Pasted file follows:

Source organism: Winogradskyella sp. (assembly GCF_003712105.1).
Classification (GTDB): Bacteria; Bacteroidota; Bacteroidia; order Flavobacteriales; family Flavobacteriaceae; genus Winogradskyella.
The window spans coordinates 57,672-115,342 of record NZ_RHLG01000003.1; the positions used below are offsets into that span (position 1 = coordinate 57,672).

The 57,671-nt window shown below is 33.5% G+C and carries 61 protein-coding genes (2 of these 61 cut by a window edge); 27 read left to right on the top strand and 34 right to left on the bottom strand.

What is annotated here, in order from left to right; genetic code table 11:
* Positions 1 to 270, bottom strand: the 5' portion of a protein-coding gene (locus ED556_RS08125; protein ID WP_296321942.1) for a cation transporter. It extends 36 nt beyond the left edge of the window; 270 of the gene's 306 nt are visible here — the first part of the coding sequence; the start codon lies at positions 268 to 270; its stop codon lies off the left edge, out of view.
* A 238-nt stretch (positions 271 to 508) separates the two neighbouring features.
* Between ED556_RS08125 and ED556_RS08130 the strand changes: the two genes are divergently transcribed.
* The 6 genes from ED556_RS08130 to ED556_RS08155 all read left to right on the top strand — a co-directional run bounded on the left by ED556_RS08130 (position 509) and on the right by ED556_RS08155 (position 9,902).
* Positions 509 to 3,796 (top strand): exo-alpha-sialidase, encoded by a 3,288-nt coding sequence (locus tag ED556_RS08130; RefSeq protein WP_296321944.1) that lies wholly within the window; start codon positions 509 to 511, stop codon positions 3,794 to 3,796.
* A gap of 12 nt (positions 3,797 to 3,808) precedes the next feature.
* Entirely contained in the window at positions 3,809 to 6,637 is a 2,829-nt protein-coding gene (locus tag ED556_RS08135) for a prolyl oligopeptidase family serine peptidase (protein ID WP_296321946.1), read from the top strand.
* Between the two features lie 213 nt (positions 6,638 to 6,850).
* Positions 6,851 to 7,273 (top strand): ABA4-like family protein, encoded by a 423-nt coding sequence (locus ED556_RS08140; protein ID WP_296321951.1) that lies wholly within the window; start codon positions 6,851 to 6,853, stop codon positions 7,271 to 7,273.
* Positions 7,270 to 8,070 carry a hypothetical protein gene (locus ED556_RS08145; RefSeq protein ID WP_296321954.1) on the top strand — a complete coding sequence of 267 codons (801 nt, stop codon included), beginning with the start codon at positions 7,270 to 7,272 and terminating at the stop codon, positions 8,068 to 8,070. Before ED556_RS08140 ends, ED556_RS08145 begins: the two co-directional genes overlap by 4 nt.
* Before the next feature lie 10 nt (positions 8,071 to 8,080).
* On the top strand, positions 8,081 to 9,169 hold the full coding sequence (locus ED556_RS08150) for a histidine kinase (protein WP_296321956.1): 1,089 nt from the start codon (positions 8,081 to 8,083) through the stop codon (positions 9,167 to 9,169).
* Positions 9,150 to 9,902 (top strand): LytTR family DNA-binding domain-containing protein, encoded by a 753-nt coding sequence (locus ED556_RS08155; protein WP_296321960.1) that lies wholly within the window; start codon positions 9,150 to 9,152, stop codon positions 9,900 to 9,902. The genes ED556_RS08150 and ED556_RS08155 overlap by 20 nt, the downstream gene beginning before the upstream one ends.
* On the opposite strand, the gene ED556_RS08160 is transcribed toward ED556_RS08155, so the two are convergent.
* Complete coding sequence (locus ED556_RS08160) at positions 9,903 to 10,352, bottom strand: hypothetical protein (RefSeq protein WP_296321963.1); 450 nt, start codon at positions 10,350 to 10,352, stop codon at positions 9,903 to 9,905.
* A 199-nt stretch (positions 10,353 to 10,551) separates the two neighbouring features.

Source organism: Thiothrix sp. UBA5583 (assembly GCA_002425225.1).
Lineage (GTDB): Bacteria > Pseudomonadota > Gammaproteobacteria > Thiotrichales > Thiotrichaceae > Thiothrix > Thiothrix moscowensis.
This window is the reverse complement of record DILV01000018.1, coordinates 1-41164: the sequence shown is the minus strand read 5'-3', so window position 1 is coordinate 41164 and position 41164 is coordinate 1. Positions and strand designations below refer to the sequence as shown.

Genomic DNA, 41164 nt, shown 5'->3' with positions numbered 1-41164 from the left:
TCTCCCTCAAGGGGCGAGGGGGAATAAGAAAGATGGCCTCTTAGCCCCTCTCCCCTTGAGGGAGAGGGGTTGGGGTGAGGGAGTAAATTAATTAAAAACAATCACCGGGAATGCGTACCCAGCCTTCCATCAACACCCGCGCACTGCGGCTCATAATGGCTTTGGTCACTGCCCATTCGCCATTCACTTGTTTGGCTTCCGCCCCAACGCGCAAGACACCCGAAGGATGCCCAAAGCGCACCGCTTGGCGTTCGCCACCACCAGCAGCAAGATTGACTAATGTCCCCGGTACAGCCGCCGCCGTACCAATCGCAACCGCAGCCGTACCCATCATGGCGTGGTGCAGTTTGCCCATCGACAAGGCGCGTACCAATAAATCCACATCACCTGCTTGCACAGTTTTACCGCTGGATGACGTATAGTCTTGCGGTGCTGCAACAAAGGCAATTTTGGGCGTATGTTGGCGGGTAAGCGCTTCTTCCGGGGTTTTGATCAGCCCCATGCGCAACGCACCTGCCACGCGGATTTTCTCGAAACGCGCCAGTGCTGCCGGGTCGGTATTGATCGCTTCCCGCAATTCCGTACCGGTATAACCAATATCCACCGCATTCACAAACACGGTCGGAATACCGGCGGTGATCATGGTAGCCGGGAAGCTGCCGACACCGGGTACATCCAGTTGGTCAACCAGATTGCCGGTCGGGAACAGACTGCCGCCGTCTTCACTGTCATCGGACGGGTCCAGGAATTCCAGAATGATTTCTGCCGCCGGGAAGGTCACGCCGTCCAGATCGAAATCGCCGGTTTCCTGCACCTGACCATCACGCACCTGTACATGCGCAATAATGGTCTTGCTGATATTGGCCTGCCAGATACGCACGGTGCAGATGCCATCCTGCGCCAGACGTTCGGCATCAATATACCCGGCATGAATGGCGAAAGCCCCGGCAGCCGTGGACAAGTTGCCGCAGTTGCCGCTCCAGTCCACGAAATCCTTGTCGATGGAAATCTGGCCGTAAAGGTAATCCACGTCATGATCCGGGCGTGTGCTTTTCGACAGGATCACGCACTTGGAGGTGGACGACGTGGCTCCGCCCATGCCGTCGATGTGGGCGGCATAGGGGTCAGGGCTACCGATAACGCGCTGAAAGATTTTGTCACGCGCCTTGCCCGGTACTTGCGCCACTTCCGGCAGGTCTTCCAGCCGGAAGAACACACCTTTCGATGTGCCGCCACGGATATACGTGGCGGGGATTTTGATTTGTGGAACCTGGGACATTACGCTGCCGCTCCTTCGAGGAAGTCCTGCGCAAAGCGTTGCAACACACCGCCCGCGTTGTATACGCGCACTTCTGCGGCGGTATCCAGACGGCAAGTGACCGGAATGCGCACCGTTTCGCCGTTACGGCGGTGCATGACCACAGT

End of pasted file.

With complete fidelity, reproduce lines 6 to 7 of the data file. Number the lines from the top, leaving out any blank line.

* Positions 1 to 270, bottom strand: the 5' portion of a protein-coding gene (locus ED556_RS08125; protein ID WP_296321942.1) for a cation transporter. It extends 36 nt beyond the left edge of the window; 270 of the gene's 306 nt are visible here — the first part of the coding sequence; the start codon lies at positions 268 to 270; its stop codon lies off the left edge, out of view.
* A 238-nt stretch (positions 271 to 508) separates the two neighbouring features.